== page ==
Microsoft Corp. may have settled its lengthy antitrust case with the Department of Justice, but the refusal of nine states and the District of Columbia to agree to the terms will keep the case open for the foreseeable future.
Further complicating matters is that the judge who presided over the DOJ-Microsoft settlement—and will continue to review it to determine whether it is in the public interest—will preside over the continuing litigation with the dissenting states.
To the DOJ and the nine state attorneys general who signed the agreement, the settlement is a road map for rival software developers to compete more effectively. It provides more flexibility for OEMs to configure Windows and include non-Microsoft products, requires Microsoft to disclose computer code to rival developers, bans exclusive license deals, bans retaliation against manufacturers that dont abide by Microsoft demands, and sets up a three-person review committee to monitor compliance.
Most agree there will be more opportunity for installing rival applications on desktops as a result of the settlement, but whether the opportunity is sufficient to spur competition remains in question.
"The settlement does not fundamentally change the state of competition," said Andrew Gavil, professor of law at Howard University, in Washington. "Consumers and manufacturers willing to take the time and expense to have more choices will be able to do so. But its not a costless process."
To the parties that refused to settle (Connecticut, West Virginia, Minnesota, Utah, Kansas, Massachusetts, Florida, California, Washington and the District of Columbia), the agreement represents a good starting point for remedies. Those plaintiffs, while continuing to review the agreement, are planning further litigation, beginning with filing their own remedy proposals with Judge Colleen Kollar-Kotelly in court Dec. 7.
Connecticut Attorney General Richard Blumenthal said he will continue reviewing the deal, leaving the door open for a future agreement with Microsoft, though thats unlikely.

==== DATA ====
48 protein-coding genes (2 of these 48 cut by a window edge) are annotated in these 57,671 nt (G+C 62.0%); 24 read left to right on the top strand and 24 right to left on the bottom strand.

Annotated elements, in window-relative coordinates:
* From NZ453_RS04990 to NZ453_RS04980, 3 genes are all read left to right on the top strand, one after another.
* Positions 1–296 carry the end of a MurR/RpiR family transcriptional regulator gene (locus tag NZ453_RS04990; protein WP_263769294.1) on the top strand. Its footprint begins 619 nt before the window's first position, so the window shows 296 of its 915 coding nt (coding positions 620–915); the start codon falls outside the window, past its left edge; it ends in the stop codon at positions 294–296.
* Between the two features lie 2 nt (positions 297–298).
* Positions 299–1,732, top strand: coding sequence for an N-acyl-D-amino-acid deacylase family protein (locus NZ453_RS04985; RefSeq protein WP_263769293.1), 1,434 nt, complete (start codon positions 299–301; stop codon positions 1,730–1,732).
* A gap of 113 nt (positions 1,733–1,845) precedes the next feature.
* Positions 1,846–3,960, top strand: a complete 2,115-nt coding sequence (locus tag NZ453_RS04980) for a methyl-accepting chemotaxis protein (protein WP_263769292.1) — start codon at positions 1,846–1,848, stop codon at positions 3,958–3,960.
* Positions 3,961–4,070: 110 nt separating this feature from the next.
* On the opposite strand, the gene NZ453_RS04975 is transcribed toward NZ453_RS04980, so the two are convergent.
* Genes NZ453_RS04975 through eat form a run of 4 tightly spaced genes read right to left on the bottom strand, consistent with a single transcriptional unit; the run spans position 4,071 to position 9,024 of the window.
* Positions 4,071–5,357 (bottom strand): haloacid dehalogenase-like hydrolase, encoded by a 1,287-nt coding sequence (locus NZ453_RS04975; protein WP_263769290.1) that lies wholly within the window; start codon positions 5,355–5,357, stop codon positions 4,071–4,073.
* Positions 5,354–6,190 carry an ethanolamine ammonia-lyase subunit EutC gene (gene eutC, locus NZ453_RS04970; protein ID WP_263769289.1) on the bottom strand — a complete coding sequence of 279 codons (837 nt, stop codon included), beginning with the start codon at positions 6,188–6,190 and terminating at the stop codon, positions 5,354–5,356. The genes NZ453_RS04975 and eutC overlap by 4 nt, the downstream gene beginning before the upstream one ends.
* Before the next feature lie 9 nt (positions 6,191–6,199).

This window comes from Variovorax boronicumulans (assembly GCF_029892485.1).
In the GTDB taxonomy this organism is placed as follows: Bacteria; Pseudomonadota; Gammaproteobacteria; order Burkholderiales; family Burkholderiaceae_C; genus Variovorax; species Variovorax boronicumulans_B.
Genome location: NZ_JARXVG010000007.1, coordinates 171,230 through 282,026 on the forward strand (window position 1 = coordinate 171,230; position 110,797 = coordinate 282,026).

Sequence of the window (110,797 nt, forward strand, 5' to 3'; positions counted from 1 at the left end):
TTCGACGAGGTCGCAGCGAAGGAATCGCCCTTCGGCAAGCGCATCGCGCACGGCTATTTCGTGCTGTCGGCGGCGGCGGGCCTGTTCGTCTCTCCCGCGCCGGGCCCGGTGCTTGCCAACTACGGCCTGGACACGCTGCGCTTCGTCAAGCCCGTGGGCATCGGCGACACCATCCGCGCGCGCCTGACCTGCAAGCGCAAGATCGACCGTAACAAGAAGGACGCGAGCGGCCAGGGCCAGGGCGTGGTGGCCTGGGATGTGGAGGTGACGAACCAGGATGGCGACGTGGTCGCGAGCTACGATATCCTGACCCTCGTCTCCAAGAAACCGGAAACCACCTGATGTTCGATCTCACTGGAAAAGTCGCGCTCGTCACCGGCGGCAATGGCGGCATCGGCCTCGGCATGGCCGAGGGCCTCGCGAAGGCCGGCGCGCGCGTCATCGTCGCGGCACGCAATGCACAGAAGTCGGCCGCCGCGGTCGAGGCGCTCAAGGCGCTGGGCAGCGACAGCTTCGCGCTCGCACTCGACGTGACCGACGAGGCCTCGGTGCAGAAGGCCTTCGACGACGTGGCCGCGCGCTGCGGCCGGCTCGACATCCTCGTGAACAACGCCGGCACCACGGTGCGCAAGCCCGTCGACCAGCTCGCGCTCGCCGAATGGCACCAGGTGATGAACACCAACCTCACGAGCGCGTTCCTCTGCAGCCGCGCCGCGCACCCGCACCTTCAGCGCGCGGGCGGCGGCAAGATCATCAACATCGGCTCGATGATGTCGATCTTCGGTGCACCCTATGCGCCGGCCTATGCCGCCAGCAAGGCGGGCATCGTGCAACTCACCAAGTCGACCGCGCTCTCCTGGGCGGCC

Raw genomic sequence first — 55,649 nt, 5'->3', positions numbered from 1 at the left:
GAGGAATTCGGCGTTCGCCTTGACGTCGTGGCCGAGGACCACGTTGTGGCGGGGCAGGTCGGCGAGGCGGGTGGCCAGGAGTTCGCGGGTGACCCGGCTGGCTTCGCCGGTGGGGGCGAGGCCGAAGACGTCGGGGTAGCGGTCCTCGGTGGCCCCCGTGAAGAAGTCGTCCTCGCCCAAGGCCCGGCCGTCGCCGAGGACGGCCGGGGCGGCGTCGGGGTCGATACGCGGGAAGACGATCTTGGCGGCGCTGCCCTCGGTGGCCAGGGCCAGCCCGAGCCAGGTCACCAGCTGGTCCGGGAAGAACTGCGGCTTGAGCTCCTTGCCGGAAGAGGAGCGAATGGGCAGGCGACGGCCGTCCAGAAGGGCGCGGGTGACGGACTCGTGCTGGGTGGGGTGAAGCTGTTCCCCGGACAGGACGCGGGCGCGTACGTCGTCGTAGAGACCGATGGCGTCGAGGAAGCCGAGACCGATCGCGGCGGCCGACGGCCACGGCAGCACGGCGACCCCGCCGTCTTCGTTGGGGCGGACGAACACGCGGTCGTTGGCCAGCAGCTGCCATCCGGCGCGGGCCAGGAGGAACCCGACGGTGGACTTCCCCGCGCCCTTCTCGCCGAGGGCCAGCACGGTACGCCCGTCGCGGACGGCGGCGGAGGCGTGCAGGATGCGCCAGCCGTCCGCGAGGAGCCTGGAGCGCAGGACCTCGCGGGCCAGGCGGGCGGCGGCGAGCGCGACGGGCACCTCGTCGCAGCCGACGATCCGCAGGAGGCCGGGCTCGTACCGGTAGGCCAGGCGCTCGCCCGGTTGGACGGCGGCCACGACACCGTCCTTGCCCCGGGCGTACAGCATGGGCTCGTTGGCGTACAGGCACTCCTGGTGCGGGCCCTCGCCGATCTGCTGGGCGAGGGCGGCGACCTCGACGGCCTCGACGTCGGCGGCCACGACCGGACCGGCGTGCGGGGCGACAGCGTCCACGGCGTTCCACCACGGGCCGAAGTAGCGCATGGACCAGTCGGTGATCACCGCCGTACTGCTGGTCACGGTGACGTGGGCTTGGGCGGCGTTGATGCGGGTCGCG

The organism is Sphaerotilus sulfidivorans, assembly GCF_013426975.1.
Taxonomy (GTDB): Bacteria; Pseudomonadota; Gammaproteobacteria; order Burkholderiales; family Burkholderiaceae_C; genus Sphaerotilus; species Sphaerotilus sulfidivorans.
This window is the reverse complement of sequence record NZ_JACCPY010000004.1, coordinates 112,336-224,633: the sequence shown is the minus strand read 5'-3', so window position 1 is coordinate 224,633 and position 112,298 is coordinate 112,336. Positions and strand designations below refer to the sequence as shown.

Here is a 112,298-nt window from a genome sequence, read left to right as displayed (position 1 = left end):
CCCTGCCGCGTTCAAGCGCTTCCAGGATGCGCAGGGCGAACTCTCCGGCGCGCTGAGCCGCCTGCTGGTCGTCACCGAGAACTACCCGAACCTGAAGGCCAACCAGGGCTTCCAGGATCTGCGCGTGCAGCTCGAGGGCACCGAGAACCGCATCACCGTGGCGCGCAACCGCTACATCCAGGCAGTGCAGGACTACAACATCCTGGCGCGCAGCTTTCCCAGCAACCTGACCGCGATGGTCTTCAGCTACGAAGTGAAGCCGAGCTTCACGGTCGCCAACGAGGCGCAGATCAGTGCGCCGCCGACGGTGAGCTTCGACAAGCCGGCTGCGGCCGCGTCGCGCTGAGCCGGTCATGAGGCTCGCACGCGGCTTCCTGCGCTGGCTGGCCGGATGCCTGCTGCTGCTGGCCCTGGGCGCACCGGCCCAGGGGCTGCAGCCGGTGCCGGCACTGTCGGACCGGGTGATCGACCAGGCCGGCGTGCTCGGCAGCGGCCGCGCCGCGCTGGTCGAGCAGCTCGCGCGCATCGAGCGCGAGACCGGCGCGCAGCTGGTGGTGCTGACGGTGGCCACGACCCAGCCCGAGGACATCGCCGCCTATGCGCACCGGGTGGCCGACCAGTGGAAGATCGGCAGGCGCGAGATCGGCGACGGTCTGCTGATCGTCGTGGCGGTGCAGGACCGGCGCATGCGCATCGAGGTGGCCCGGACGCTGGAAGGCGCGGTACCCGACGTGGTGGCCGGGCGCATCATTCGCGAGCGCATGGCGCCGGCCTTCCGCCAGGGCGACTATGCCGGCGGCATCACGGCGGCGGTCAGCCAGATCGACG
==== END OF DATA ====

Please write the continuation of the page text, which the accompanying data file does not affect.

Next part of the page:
Other critics of the settlement charged that Microsoft, of Redmond, Wash., retains too much power to decide which products and technologies are integrated into its operating system.
"If Microsoft wants to put in its video player, audio player and instant messaging system and say theyre part of the operating system, theyre allowed to do it," said Robert Lande, professor of law at the University of Baltimore.
In addition, some say the terms do not prevent subtle retaliation against OEMs. Furthermore, the review committee, which is to be placed on the Microsoft premises and on the companys payroll, has no real authority.
"All the review committee can do is write a report," Lande said. Before the court decides whether the settlement is in the public interest, the DOJ will elicit comments from interested parties and defend its position. The public comment period is slated to end by early March. Meanwhile, the remedy hearing in the states litigation is scheduled to begin March 11.
The courts unusual position of simultaneously reviewing the public interest value of the settlement and presiding over a remedy hearing has legal experts unsure of how the case will progress. Some say there is no legal conflict of interest at stake, but the dual-track proceeding will require the judge to compartmentalize information.
"Theres a psychological element that is added here," said Jonathan Baker, professor of economics and law at American University, in the District of Columbia. "Having encouraged a settlement, the judge does not want to find that the settlement was inadequate."
On the dual track
The dual-track proceeding could take several paths, lawyers say. The judge could refuse to approve the settlement unless additional, pro-competition terms are added. In that case, some or all of the litigating states could then join the settlement. If the settlement is approved and later the judge finds the states offered sufficient evidence to warrant tougher remedies, those remedies would be ordered by the court and either supplement or supersede the negotiated settlement.
Legal experts say it is unlikely the judge will order further negotiations.